One cool aspect of Studio Artist is that it bridges the gap between 2D graphics or photo manipulation programs and animation or video processing programs. Animation and movie processing features can be useful to you even if you are only interested in generating static 2D artwork. This post will explore the concept of using keyframed animation to build up static 2D paint effects.
Most paint strategies for building up different 2D paint art styles involve some for of iterative painting. It could be something as simple as working with different brush sizes over time. For example, painters often start with fairly large brush sizes to rough in areas of color in a painting. They follow this with repeated paint passes using progressively smaller brush sizes (and smaller stroke lengths) to build detail in a painting.
If you were building a paint action sequence (PASeq) to emulate this kind of approach to painting, you would need to record multiple auto paint action steps using different brush sizes to emulate this process. However, the Studio Artist paint action sequence palette has a built in timeline, which can be used to keyframe animation effects over time. But you can also use these keyframe interpolation and animation features to modulate paint preset adjustable parameters over time.
So rather than recording a series of auto paint action steps with progressively smaller brush sizes, you could record a single auto paint action step with 2 keyframes at different frame times. To generate the completed painting you then Animate the PASeq and let it run for a series of cycles to build up the complete paint effect. Studio Artist will interpolate all of the paint synthesizer editable parameters as the animation time progresses from the first frame keyframe time to the second keyframe time.
The PASeq shown below is a simple example of this kind of iterative approach to building up a painting over time by keyframing an auto paint action step.
The 2nd, 3rd, and 4th images in the gallery show what the paint action step paints for frame times 1, 5, and 10. the canvas was erased to black for each of these 3 frame time examples so you could see what the auto painting was doing for each frame time. When the PASeq is animated, the canvas is erased to black for the first frame only and then each subsequent animation cycle overdraws on top of the previous frame output.
The Brush Size is being interpolated from a large size to a smaller size as the animation cycles interpolate between the 2 auto paint keyframes. The Path End Local Color Range Value is also being progressively reduced in size as the animation cycles between the 2 keyframes (this tightens up the painting over time).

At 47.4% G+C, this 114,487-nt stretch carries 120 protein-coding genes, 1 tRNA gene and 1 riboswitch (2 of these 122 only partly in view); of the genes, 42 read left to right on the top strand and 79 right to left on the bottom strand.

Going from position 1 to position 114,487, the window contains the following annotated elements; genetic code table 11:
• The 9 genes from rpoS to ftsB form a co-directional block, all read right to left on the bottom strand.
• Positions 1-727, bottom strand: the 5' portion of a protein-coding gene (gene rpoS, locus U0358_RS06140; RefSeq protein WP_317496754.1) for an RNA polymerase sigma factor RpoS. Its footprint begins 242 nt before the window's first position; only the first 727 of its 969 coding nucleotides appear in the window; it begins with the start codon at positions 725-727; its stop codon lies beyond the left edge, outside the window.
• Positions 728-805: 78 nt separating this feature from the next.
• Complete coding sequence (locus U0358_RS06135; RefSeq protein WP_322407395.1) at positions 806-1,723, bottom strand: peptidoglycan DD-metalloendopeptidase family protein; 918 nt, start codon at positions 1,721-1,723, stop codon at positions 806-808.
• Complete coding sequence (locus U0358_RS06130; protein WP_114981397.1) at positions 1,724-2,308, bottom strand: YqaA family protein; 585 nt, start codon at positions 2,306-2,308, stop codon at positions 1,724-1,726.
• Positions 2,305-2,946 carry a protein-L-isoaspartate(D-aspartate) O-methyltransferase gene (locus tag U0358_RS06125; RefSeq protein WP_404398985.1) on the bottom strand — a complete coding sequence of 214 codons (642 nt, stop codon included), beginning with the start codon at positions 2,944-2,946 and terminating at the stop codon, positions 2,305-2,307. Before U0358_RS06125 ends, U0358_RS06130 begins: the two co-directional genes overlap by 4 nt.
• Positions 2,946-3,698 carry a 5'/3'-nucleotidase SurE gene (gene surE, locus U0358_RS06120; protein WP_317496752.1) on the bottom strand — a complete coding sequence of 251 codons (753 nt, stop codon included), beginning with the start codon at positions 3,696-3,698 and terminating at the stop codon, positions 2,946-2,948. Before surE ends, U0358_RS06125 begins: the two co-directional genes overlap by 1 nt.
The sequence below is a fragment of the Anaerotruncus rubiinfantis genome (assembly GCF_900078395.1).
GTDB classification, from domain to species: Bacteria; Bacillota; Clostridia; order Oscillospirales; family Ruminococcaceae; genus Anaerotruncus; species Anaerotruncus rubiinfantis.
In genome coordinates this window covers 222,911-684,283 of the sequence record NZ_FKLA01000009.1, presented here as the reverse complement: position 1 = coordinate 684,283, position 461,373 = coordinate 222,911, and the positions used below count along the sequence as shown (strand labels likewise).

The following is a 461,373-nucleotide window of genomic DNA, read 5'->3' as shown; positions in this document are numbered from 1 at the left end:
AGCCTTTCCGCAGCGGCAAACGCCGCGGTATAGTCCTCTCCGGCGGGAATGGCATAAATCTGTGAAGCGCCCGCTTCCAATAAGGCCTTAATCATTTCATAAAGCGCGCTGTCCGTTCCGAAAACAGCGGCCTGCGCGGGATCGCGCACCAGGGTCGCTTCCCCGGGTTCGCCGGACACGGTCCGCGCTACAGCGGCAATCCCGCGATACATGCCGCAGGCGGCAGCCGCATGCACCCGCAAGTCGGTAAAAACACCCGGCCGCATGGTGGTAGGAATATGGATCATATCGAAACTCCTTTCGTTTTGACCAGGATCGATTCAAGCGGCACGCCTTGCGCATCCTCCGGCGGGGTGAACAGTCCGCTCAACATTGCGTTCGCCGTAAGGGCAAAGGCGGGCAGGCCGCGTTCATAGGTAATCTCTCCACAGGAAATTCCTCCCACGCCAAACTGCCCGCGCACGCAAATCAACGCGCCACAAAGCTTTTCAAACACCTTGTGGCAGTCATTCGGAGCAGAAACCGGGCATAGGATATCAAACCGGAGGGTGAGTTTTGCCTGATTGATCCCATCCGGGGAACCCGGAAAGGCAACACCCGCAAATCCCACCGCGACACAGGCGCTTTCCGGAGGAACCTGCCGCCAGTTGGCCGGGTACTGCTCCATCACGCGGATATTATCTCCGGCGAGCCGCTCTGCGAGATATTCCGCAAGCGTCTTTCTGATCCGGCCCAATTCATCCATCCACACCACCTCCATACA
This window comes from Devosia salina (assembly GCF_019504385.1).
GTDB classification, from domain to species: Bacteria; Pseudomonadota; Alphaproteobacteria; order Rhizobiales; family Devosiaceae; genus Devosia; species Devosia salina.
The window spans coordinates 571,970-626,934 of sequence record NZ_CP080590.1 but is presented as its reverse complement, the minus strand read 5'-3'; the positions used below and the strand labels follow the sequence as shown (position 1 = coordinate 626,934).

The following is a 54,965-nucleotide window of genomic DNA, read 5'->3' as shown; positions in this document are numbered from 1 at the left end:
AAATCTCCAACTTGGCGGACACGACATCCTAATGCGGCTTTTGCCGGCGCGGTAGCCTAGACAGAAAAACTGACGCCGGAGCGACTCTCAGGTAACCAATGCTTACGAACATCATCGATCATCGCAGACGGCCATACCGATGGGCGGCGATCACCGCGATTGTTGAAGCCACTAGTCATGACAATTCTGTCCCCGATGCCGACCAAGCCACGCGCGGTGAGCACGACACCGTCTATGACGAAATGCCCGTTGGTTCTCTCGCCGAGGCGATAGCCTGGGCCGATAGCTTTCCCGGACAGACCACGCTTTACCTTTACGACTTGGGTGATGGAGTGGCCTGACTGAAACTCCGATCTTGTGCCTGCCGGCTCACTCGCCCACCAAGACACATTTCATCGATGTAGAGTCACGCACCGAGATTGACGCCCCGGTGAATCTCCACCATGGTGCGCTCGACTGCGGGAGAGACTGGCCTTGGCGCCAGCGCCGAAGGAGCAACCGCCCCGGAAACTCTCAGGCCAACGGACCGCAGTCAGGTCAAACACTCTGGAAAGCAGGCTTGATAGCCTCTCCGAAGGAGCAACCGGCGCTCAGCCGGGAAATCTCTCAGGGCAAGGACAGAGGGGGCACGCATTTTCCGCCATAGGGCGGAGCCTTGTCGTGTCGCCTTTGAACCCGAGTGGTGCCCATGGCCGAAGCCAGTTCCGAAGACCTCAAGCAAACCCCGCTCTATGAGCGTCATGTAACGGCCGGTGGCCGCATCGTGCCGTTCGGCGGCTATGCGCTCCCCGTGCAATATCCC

The last image in the gallery shows the completed painting. Again, we are using the Animate cycles to generate a single 2D output canvas, so we are not generating a movie file, we’re just playing the PASeq through a complete set of animation cycles (10 cycles in the example above). You press the Animate button in the PASeq palette to run the 10 frame animation. You can set the number of frames in an animation by adjusting the numeric field to the right of the Animate button.
A slightly more complicated PASeq (shown below) was used to generate the painting at the top of this post.
The 4th action step in the PASeq is keyframed to adjust the brush size and path length over time. A second autopaint action step is used to drip water on the canvas for each cycle of the animation prior to overpainting with the keyframed paint strokes.
The last 4 action steps are muted so that they only run at the very end of the animation cycle. They paint a series of bezier paths generated from the source edge features and then optimize the final painting with the Image Compressor ip op. If the Image Compressor was run for every cycle of the animation the end result would be very different than only running it at the end.
Mute keyframes are the black keyframe cells, you record them by holding down the m key and then option clicking the keyframe.
There is a complete folder of different PASeq preset examples of iterative approaches to building static 2D paint effects available for download here IterativeProcesses